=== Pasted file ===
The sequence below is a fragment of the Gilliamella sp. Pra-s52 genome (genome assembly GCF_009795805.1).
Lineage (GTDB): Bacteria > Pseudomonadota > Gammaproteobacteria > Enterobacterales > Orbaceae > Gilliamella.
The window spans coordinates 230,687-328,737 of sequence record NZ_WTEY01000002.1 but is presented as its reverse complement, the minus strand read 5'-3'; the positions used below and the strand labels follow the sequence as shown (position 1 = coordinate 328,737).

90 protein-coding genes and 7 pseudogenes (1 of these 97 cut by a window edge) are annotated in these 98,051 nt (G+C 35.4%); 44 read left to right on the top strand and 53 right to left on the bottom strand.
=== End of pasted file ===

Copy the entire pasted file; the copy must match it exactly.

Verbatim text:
The sequence below is a fragment of the Gilliamella sp. Pra-s52 genome (genome assembly GCF_009795805.1).
Lineage (GTDB): Bacteria > Pseudomonadota > Gammaproteobacteria > Enterobacterales > Orbaceae > Gilliamella.
The window spans coordinates 230,687-328,737 of sequence record NZ_WTEY01000002.1 but is presented as its reverse complement, the minus strand read 5'-3'; the positions used below and the strand labels follow the sequence as shown (position 1 = coordinate 328,737).

90 protein-coding genes and 7 pseudogenes (1 of these 97 cut by a window edge) are annotated in these 98,051 nt (G+C 35.4%); 44 read left to right on the top strand and 53 right to left on the bottom strand.